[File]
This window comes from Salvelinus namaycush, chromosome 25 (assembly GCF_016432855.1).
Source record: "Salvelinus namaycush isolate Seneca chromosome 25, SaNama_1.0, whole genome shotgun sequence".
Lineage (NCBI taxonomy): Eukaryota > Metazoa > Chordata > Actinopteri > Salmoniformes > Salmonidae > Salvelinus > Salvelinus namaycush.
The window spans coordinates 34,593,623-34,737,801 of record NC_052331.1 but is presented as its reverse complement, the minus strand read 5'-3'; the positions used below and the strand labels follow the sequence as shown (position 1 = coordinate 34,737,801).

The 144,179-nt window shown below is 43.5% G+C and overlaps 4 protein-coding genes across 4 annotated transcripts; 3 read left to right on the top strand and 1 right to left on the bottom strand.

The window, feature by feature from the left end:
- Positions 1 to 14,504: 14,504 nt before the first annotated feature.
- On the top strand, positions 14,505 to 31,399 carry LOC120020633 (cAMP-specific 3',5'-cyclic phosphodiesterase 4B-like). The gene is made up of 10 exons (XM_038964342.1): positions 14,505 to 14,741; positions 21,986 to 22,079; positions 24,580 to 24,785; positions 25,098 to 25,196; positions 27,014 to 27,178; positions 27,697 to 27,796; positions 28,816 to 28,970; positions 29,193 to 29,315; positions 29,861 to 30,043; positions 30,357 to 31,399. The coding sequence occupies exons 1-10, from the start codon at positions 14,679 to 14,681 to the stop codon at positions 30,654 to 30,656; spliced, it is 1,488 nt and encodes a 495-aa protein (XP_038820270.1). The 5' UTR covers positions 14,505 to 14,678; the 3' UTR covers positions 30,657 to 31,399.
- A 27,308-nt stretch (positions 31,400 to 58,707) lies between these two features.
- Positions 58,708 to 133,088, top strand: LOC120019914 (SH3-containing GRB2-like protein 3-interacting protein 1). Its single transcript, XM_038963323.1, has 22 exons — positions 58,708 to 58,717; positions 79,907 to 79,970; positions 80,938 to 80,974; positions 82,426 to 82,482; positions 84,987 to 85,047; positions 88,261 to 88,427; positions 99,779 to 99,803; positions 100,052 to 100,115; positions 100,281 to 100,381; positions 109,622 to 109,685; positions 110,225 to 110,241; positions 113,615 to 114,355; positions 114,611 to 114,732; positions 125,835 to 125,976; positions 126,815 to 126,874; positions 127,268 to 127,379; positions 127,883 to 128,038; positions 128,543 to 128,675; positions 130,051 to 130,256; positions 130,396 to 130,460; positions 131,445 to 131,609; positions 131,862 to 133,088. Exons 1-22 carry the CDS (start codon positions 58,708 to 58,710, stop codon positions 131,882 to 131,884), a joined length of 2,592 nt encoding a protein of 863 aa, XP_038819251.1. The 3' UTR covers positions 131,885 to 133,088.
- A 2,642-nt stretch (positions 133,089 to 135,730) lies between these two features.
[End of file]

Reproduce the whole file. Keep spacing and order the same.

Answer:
This window comes from Salvelinus namaycush, chromosome 25 (assembly GCF_016432855.1).
Source record: "Salvelinus namaycush isolate Seneca chromosome 25, SaNama_1.0, whole genome shotgun sequence".
Lineage (NCBI taxonomy): Eukaryota > Metazoa > Chordata > Actinopteri > Salmoniformes > Salmonidae > Salvelinus > Salvelinus namaycush.
The window spans coordinates 34,593,623-34,737,801 of record NC_052331.1 but is presented as its reverse complement, the minus strand read 5'-3'; the positions used below and the strand labels follow the sequence as shown (position 1 = coordinate 34,737,801).

The 144,179-nt window shown below is 43.5% G+C and overlaps 4 protein-coding genes across 4 annotated transcripts; 3 read left to right on the top strand and 1 right to left on the bottom strand.

The window, feature by feature from the left end:
- Positions 1 to 14,504: 14,504 nt before the first annotated feature.
- On the top strand, positions 14,505 to 31,399 carry LOC120020633 (cAMP-specific 3',5'-cyclic phosphodiesterase 4B-like). The gene is made up of 10 exons (XM_038964342.1): positions 14,505 to 14,741; positions 21,986 to 22,079; positions 24,580 to 24,785; positions 25,098 to 25,196; positions 27,014 to 27,178; positions 27,697 to 27,796; positions 28,816 to 28,970; positions 29,193 to 29,315; positions 29,861 to 30,043; positions 30,357 to 31,399. The coding sequence occupies exons 1-10, from the start codon at positions 14,679 to 14,681 to the stop codon at positions 30,654 to 30,656; spliced, it is 1,488 nt and encodes a 495-aa protein (XP_038820270.1). The 5' UTR covers positions 14,505 to 14,678; the 3' UTR covers positions 30,657 to 31,399.
- A 27,308-nt stretch (positions 31,400 to 58,707) lies between these two features.
- Positions 58,708 to 133,088, top strand: LOC120019914 (SH3-containing GRB2-like protein 3-interacting protein 1). Its single transcript, XM_038963323.1, has 22 exons — positions 58,708 to 58,717; positions 79,907 to 79,970; positions 80,938 to 80,974; positions 82,426 to 82,482; positions 84,987 to 85,047; positions 88,261 to 88,427; positions 99,779 to 99,803; positions 100,052 to 100,115; positions 100,281 to 100,381; positions 109,622 to 109,685; positions 110,225 to 110,241; positions 113,615 to 114,355; positions 114,611 to 114,732; positions 125,835 to 125,976; positions 126,815 to 126,874; positions 127,268 to 127,379; positions 127,883 to 128,038; positions 128,543 to 128,675; positions 130,051 to 130,256; positions 130,396 to 130,460; positions 131,445 to 131,609; positions 131,862 to 133,088. Exons 1-22 carry the CDS (start codon positions 58,708 to 58,710, stop codon positions 131,882 to 131,884), a joined length of 2,592 nt encoding a protein of 863 aa, XP_038819251.1. The 3' UTR covers positions 131,885 to 133,088.
- A 2,642-nt stretch (positions 133,089 to 135,730) lies between these two features.